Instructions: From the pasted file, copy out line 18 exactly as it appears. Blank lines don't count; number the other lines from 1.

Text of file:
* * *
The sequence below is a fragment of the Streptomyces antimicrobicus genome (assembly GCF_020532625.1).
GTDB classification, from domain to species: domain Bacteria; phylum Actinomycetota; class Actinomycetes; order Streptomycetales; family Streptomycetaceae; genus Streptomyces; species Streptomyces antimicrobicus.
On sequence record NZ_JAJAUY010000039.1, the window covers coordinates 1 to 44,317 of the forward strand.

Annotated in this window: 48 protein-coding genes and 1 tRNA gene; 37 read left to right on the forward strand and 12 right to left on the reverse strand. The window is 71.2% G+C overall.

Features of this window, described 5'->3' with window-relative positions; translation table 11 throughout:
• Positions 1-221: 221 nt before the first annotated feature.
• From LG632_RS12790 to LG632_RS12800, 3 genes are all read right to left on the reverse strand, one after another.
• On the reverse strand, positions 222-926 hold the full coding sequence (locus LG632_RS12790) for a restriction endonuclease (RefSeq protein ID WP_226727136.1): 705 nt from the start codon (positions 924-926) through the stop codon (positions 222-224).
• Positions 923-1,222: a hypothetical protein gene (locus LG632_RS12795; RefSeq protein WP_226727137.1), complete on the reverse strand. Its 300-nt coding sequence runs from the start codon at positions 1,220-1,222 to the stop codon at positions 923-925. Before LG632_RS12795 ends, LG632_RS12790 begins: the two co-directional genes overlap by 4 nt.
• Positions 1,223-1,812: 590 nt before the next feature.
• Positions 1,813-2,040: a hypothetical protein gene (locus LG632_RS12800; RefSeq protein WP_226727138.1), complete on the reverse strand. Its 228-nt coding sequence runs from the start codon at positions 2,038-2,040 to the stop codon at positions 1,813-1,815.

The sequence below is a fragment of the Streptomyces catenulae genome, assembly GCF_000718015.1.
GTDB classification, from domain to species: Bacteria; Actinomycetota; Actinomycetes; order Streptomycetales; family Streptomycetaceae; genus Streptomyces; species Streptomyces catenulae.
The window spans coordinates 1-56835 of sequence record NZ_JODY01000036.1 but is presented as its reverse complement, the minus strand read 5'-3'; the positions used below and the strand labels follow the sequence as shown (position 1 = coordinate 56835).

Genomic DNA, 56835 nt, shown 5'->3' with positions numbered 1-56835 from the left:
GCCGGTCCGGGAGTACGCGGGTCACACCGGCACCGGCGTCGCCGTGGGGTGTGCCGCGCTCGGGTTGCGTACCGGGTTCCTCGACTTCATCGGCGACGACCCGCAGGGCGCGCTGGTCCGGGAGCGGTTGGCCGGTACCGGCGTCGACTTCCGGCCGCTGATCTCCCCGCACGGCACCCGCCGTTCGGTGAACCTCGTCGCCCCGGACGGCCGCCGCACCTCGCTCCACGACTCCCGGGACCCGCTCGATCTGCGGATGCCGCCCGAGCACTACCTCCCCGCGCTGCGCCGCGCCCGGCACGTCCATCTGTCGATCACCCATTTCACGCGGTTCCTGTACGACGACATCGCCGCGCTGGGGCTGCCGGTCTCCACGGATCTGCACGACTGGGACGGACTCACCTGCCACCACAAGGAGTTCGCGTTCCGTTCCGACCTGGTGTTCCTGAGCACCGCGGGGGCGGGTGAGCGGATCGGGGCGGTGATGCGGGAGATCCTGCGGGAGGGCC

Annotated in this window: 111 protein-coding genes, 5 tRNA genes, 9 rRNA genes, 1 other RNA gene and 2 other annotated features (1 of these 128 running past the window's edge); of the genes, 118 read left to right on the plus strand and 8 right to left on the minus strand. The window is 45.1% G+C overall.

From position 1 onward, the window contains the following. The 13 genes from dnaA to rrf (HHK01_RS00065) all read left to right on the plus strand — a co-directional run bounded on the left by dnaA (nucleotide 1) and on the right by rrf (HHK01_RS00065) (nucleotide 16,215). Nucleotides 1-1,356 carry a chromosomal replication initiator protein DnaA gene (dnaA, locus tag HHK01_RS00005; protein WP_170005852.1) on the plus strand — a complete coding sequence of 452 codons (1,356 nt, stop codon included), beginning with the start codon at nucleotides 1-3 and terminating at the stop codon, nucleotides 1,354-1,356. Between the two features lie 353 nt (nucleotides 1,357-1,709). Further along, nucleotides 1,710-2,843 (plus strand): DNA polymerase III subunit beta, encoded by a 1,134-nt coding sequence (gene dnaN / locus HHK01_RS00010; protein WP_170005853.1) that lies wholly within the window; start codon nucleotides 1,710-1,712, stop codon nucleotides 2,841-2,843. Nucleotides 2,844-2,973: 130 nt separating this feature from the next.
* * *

From position 1 onward, the window contains the following. The 13 genes from dnaA to rrf (HHK01_RS00065) all read left to right on the plus strand — a co-directional run bounded on the left by dnaA (nucleotide 1) and on the right by rrf (HHK01_RS00065) (nucleotide 16,215). Nucleotides 1-1,356 carry a chromosomal replication initiator protein DnaA gene (dnaA, locus tag HHK01_RS00005; protein WP_170005852.1) on the plus strand — a complete coding sequence of 452 codons (1,356 nt, stop codon included), beginning with the start codon at nucleotides 1-3 and terminating at the stop codon, nucleotides 1,354-1,356. Between the two features lie 353 nt (nucleotides 1,357-1,709). Further along, nucleotides 1,710-2,843 (plus strand): DNA polymerase III subunit beta, encoded by a 1,134-nt coding sequence (gene dnaN / locus HHK01_RS00010; protein WP_170005853.1) that lies wholly within the window; start codon nucleotides 1,710-1,712, stop codon nucleotides 2,841-2,843. Nucleotides 2,844-2,973: 130 nt separating this feature from the next.